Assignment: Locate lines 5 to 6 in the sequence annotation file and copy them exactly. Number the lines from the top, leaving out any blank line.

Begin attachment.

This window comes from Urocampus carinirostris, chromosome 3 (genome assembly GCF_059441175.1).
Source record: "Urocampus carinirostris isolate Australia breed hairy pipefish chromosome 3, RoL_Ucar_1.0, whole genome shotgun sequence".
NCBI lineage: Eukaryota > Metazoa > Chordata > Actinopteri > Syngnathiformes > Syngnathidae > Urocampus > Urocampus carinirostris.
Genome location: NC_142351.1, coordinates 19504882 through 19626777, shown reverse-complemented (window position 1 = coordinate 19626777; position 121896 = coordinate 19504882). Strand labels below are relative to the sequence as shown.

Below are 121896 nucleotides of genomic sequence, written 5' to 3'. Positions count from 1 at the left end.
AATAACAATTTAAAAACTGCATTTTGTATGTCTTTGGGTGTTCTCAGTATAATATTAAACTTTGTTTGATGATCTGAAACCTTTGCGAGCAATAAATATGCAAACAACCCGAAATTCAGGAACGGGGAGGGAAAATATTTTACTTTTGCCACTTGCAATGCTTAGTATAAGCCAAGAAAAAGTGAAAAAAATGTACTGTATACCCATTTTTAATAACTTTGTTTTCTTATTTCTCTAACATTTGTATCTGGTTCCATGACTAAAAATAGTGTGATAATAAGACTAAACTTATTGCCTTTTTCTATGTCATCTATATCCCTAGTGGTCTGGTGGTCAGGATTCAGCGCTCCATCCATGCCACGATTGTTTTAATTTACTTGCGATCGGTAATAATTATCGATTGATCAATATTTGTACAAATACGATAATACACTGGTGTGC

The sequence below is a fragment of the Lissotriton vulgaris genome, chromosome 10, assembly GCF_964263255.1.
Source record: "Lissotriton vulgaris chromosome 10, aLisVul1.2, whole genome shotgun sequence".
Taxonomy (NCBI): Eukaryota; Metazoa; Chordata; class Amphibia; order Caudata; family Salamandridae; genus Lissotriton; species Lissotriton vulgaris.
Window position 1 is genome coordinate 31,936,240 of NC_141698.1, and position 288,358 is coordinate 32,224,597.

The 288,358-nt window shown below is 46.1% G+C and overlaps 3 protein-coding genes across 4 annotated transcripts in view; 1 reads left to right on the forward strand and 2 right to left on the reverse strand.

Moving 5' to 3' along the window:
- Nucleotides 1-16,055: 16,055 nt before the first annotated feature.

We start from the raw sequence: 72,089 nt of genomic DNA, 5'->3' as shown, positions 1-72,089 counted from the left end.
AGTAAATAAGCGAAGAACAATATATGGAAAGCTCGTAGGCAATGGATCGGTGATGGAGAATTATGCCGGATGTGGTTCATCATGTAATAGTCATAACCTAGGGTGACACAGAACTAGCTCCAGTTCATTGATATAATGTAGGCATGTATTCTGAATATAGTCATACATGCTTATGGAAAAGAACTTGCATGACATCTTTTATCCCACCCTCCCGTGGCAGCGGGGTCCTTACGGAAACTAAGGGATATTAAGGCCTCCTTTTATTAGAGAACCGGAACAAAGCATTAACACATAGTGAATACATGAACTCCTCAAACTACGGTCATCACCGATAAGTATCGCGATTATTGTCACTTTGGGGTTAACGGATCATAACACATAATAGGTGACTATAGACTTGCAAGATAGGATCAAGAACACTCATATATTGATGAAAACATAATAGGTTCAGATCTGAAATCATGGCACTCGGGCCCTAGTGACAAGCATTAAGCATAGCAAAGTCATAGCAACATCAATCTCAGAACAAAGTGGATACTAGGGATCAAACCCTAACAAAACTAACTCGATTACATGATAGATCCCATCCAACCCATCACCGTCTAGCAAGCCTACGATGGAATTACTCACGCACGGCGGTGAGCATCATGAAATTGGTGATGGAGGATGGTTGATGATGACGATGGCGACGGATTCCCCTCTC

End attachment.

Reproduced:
Below are 121896 nucleotides of genomic sequence, written 5' to 3'. Positions count from 1 at the left end.
AATAACAATTTAAAAACTGCATTTTGTATGTCTTTGGGTGTTCTCAGTATAATATTAAACTTTGTTTGATGATCTGAAACCTTTGCGAGCAATAAATATGCAAACAACCCGAAATTCAGGAACGGGGAGGGAAAATATTTTACTTTTGCCACTTGCAATGCTTAGTATAAGCCAAGAAAAAGTGAAAAAAATGTACTGTATACCCATTTTTAATAACTTTGTTTTCTTATTTCTCTAACATTTGTATCTGGTTCCATGACTAAAAATAGTGTGATAATAAGACTAAACTTATTGCCTTTTTCTATGTCATCTATATCCCTAGTGGTCTGGTGGTCAGGATTCAGCGCTCCATCCATGCCACGATTGTTTTAATTTACTTGCGATCGGTAATAATTATCGATTGATCAATATTTGTACAAATACGATAATACACTGGTGTGC